Hi @Joe_Groff! :slightly_smiling_face:

I can try and abstract the issue into a smaller but complete project.

MultiMarkdown is the C framework I'm using and it uses a struct called mmd_engine which is saved in e. But it's basically just a string and some options.

This code is all being run in a NSTextStorage subclass, where self.applyHighlightingForTokenTree actually applies the attributes according to the token.

I can also share some screenshots that might help make it clearer.

Thanks. One thing that I'm wondering is whether you might have pointer lifetime issues. If you're constructing the mmd_engine by passing a Swift string as a char*, then that pointer that C receives is only good for the duration of that immediate call. If mmd_engine is holding on to any references into that temporary char* they will end up invalid. Since String's implementation changed heavily in Swift 5 this could've been a latent problem that's now getting exacerbated.

This might be the issue, since I am passing a Swift String to create the engine. Here's the code that creates the engine.

// Create the engine using the NSTextStorage string and specified extensions.
self.e = mmd_engine_create_with_string(self.storage.string, UInt(EXT_NOTES.rawValue | EXT_SMART.rawValue | EXT_CRITIC.rawValue))

Here are the function defintions for mmd_engine_parse_substring and mmd_engine_create_with_string:

/// Parse part of the string into a token tree
token * mmd_engine_parse_substring(mmd_engine * e, size_t byte_start, size_t byte_len);
/// Create MMD Engine using a C string (A private copy of the string will be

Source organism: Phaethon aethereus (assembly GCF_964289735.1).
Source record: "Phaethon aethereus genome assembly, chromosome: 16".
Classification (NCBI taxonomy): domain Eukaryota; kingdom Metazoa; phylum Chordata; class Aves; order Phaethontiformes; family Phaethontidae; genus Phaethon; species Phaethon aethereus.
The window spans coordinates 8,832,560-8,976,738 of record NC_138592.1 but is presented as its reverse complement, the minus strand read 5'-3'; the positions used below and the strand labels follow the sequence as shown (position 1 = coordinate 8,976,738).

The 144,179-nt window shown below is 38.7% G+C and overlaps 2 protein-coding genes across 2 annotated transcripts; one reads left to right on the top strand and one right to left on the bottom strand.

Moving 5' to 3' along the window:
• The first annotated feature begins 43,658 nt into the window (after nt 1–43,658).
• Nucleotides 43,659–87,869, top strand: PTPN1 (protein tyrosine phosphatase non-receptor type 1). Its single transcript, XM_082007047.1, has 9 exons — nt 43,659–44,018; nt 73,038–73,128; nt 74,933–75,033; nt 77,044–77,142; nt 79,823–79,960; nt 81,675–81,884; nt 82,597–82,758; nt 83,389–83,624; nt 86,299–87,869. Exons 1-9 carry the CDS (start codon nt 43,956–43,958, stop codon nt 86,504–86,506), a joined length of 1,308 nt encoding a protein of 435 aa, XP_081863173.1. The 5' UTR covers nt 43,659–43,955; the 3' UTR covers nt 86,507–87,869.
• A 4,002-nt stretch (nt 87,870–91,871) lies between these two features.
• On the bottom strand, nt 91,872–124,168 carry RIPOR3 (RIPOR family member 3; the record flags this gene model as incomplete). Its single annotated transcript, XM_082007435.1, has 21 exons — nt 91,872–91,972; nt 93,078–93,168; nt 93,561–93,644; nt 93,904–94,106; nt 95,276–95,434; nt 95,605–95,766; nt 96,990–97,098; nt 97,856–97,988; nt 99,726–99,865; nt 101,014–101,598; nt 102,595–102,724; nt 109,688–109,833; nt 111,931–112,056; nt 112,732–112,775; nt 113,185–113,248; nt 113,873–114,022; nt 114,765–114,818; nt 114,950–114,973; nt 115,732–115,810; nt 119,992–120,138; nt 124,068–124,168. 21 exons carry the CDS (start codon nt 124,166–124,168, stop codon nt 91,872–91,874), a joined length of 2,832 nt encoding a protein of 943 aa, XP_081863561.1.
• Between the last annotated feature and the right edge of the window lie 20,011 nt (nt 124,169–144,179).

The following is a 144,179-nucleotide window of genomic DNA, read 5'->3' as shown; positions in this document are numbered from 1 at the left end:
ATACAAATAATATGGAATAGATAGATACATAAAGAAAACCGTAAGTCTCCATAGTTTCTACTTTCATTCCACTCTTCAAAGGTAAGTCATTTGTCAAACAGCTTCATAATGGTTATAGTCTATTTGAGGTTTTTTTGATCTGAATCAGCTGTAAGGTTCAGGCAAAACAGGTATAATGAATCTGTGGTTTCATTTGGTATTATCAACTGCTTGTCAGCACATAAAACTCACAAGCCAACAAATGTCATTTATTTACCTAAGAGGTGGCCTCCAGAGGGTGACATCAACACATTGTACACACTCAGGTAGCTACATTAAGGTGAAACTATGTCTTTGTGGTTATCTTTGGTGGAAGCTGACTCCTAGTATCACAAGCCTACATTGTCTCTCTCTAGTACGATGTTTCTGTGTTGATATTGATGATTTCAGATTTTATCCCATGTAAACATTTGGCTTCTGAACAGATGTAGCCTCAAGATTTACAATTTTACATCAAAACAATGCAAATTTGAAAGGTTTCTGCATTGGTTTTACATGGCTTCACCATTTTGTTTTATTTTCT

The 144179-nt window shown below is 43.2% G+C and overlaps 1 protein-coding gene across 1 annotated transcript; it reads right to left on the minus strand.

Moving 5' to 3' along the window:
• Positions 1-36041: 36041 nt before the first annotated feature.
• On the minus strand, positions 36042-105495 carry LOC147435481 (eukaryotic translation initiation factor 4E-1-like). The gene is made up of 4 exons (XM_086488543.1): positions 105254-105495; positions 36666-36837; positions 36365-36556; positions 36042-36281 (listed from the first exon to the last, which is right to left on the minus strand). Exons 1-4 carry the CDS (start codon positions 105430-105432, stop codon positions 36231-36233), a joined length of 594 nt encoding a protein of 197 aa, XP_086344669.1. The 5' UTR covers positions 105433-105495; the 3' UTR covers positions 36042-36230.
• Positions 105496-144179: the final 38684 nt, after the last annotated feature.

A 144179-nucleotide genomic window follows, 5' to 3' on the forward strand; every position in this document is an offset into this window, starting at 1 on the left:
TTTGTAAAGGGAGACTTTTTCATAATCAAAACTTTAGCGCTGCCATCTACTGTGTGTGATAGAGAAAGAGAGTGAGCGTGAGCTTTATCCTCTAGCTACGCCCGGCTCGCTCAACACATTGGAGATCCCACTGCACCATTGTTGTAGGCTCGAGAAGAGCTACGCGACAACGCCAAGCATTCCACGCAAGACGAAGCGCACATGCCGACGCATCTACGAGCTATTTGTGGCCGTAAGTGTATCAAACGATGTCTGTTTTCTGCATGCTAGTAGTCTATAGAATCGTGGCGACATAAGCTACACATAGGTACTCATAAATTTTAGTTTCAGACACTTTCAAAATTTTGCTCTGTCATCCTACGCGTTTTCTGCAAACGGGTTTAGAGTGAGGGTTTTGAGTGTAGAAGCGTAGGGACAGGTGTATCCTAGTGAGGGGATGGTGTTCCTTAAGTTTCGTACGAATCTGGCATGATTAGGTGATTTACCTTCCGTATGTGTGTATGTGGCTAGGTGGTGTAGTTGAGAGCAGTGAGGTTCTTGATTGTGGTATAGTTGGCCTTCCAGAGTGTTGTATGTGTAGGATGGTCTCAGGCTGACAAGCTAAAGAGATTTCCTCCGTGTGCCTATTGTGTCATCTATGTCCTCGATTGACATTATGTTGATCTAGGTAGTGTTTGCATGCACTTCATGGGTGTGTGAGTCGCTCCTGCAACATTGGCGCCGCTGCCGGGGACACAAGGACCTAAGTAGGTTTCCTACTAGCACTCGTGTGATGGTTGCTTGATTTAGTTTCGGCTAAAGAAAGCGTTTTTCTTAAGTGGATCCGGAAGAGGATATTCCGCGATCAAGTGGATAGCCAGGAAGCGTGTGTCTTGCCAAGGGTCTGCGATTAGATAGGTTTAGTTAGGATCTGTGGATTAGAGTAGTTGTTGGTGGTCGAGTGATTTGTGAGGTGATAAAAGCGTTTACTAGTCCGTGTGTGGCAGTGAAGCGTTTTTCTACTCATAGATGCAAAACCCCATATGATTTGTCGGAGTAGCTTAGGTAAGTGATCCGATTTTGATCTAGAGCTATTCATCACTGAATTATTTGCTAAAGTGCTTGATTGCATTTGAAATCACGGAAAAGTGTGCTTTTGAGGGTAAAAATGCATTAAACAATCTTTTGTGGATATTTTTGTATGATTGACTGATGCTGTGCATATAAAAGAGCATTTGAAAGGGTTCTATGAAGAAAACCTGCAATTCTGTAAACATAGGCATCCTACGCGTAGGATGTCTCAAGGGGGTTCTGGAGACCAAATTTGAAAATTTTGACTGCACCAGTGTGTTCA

/// made.  The one passed here can be freed by the calling function)
mmd_engine * mmd_engine_create_with_string(
	const char *	str,
	unsigned long	extensions
);

How would you suggest I pass the string in a way that won't invalidate the pointer? Although, mmd_engine supposedly creates a private copy of the passed string.

MultiMarkdown is open source, by the way.

Yeah, it looks like string lifetime could well be the issue then. The most straightforward way to address this would be to allocate a copy of the C string you control the lifetime of:

self.cstring = strdup(self.storage.string) // free(self.cstring) in your deinit
self.e = mmd_engine_create_with_string(self.cstring, ...)

I don't know if NSTextStorage itself has a way to get a pointer to its interior storage as a stable char* pointing to a C string.

It didn't fix the issue :pensive:

Here are some screenshots of the code and how it looks on the iPhone.

Putting a breakpoint inside mmd_engine_parse_substring shows the same token for both languages, meaning it's only being altered in Swift 5.

As Sl mentioned, the char pointer is copied to an internal structure (on the assumption that further things might be done with the string and we need a private copy of the contents) and maintained by the engine. So the lifetime of the pointer passed from the swift string should not be an issue - it only needs to last long enough to have the data copied to a newly allocated char *. Similarly, the tokens don’t point to the source string. They simply measure byte offsets and point to other tokens. (All are malloc’ed)

If I can answer any questions, don’t hesitate to ask.

Thanks for the clarification. @Michael_Ilseman or @David_Smith, are there any other Swift 5 string changes that you think could trigger a behavior change like this between Swift 4.2 and Swift 5?

Nothing that seems like it would be relevant. There's bridging changes that change pointer lifetimes, but copying the contents like that should be enough to avoid any issues there.

(I'm working with @PastaCoder to try to reproduce and dig deeper)

Yesterday I made some more debugging and I managed to finally solve the issue.

The issue wasn't in neither Swift or MultiMarkdown, but really just on me.

The thing that caused this mess is - in token.h, there were out_start and out_len in the token struct and they weren't in the header I was using, so that caused Swift to read the token struct incorrectly.

Thank you all for the help! I truly appreciate it! :blush: :pray:t2: @Joe_Groff @Michael_Ilseman @fletcher @David_Smith

2 Likes

Nice, glad you were able to figure it out!

Terms of Service

Privacy Policy

Cookie Policy